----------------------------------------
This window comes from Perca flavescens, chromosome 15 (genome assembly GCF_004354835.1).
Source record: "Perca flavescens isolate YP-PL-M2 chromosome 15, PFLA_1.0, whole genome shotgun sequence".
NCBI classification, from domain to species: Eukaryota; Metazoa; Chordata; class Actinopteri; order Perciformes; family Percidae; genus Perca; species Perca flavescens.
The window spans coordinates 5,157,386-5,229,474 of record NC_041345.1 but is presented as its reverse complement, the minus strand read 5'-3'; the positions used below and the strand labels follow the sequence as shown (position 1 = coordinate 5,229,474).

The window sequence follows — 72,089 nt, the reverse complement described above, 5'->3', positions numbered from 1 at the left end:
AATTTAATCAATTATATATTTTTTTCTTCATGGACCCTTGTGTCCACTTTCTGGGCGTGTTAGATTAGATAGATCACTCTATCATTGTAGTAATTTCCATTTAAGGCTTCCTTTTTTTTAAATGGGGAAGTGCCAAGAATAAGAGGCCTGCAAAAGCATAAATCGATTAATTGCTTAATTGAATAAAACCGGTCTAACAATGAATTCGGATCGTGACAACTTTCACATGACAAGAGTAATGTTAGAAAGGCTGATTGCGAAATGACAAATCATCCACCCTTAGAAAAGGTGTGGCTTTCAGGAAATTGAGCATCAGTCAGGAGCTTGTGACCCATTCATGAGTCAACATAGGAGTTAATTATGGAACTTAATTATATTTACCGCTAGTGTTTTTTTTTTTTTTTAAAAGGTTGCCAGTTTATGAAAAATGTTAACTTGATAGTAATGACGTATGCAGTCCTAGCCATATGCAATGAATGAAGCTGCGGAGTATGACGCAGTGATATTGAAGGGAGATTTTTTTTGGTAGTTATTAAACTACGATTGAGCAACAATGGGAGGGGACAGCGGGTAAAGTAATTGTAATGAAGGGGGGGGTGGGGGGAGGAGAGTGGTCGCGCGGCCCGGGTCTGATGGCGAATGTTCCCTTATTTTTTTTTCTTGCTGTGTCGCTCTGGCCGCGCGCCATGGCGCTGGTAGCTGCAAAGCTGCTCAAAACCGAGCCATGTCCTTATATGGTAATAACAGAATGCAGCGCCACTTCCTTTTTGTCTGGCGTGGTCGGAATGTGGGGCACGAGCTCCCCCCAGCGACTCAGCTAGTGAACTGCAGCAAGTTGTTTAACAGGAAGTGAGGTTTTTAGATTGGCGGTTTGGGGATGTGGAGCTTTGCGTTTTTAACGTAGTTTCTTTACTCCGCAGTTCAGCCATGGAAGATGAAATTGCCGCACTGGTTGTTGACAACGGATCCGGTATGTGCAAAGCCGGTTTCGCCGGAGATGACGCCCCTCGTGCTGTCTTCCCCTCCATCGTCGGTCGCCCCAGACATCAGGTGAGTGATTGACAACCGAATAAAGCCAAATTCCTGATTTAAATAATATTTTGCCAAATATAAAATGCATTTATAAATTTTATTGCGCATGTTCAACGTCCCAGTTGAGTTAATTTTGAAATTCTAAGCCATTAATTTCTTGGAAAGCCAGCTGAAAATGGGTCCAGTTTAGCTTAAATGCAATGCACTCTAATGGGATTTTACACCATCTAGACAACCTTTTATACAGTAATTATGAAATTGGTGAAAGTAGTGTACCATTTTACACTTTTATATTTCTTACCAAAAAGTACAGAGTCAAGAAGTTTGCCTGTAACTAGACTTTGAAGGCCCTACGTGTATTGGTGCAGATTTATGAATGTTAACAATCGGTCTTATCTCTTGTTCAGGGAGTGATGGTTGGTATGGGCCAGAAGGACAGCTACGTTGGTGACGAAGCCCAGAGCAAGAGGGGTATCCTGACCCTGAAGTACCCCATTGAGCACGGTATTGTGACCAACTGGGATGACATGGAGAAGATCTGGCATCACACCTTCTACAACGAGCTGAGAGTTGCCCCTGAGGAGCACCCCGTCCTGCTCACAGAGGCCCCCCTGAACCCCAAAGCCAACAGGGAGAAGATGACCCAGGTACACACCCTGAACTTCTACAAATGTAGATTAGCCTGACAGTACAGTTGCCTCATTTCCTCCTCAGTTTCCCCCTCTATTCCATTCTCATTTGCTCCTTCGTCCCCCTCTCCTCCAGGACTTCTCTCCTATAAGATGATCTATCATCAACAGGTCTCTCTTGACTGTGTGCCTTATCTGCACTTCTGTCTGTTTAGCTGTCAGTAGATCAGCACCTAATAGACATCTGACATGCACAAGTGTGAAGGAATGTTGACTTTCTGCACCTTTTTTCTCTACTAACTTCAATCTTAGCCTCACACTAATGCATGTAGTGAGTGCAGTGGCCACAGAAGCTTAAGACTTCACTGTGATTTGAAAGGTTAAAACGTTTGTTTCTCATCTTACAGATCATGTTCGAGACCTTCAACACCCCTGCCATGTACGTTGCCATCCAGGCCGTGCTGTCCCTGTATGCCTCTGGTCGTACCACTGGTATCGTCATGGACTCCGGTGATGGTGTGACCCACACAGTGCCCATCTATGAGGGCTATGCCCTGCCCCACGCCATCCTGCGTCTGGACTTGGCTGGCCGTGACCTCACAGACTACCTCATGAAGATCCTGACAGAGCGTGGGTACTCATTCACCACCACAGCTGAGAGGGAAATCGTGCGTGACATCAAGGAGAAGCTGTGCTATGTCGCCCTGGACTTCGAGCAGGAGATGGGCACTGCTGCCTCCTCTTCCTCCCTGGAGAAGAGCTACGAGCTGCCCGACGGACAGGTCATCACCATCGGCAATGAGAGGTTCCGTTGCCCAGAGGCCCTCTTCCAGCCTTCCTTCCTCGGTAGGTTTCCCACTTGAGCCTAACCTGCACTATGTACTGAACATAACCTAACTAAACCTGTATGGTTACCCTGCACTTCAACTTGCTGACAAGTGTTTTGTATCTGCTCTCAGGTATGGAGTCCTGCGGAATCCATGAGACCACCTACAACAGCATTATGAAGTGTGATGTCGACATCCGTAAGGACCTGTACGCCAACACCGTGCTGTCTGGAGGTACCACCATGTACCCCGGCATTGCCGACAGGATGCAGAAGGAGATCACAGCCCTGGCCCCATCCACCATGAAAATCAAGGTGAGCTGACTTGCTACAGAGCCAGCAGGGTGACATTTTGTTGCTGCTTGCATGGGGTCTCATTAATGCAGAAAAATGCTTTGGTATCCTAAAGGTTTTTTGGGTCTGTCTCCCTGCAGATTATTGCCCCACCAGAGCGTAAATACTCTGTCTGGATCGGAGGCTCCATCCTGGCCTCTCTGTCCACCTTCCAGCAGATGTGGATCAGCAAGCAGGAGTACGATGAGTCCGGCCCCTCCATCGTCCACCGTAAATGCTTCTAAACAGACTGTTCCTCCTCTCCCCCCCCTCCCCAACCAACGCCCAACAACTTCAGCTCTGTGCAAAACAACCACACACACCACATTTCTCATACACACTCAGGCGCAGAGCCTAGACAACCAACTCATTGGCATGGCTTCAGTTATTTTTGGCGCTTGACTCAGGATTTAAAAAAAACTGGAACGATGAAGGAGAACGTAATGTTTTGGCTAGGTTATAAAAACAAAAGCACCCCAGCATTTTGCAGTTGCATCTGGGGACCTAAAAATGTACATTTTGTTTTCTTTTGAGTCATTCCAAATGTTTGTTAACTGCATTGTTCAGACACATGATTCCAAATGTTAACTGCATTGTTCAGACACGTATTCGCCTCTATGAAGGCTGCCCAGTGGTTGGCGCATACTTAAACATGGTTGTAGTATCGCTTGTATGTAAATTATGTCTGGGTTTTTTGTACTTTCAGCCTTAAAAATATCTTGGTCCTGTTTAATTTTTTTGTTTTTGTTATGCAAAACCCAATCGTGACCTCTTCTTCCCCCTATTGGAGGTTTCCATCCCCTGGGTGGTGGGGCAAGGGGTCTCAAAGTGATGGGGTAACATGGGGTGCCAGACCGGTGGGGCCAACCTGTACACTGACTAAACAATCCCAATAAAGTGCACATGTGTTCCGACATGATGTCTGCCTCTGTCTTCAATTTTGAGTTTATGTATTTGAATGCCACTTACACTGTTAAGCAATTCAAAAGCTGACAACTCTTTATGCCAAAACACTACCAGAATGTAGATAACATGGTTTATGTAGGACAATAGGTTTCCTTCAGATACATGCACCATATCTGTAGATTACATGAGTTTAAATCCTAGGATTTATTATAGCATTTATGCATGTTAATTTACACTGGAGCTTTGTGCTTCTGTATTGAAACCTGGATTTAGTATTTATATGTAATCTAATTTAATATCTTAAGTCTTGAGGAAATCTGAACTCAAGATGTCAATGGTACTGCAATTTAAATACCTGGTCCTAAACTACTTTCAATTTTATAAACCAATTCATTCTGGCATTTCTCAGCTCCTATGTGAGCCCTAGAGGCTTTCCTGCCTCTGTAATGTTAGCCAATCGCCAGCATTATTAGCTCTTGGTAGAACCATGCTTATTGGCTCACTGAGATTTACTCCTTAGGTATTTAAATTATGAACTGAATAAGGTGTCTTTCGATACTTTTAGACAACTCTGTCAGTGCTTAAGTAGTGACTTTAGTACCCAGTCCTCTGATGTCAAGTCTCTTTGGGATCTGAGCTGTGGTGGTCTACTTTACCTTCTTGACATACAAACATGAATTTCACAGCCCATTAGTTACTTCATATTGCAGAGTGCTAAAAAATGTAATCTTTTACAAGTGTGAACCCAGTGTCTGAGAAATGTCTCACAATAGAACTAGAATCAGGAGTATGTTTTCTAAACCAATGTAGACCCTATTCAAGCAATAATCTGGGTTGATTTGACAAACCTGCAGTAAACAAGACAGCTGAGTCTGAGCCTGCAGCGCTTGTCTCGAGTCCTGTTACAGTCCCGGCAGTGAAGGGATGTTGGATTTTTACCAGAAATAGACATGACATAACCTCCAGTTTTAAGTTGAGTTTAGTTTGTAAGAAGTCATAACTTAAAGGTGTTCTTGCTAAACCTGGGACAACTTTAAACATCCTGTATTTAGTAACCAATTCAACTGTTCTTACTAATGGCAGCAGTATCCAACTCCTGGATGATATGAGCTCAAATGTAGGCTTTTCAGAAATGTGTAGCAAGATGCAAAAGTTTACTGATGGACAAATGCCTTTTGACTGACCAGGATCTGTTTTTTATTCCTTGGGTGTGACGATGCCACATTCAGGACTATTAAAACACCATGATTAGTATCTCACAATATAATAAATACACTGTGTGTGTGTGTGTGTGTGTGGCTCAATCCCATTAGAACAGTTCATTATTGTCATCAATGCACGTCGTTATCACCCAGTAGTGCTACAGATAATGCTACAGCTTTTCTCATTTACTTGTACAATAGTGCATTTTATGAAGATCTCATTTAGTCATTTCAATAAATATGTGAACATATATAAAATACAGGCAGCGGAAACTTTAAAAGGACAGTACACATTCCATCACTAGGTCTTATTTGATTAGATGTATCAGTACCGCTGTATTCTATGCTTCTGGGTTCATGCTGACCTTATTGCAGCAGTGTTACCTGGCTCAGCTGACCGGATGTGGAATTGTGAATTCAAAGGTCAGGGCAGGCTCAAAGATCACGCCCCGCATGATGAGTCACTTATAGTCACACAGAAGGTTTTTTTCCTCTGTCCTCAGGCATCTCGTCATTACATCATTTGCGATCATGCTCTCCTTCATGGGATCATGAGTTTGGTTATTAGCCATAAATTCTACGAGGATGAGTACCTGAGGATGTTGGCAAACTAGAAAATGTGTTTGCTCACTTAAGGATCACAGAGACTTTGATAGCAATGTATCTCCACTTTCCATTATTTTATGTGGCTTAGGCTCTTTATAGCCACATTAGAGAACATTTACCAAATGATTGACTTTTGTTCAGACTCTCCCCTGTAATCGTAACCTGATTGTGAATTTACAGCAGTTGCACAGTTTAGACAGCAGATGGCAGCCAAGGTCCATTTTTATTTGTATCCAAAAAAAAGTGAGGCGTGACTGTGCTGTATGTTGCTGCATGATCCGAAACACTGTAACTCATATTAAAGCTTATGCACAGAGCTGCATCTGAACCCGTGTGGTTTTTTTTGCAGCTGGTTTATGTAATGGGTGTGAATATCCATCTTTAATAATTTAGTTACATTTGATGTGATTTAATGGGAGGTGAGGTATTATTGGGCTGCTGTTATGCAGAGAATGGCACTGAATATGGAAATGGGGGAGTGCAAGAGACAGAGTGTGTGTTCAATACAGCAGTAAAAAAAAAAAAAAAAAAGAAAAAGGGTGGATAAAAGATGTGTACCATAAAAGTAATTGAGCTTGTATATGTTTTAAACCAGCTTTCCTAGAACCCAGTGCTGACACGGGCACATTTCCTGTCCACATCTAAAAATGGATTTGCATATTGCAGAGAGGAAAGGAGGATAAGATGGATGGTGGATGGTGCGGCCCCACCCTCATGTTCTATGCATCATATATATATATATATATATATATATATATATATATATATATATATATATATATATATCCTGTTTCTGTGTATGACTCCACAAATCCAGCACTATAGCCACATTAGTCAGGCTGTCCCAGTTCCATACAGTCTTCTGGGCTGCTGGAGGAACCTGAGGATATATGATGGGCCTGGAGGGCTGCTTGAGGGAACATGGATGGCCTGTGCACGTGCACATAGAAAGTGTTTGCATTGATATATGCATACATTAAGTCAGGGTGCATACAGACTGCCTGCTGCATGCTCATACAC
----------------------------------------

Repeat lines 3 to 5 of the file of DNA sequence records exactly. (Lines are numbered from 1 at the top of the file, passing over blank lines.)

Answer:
NCBI classification, from domain to species: Eukaryota; Metazoa; Chordata; class Actinopteri; order Perciformes; family Percidae; genus Perca; species Perca flavescens.
The window spans coordinates 5,157,386-5,229,474 of record NC_041345.1 but is presented as its reverse complement, the minus strand read 5'-3'; the positions used below and the strand labels follow the sequence as shown (position 1 = coordinate 5,229,474).

The window sequence follows — 72,089 nt, the reverse complement described above, 5'->3', positions numbered from 1 at the left end: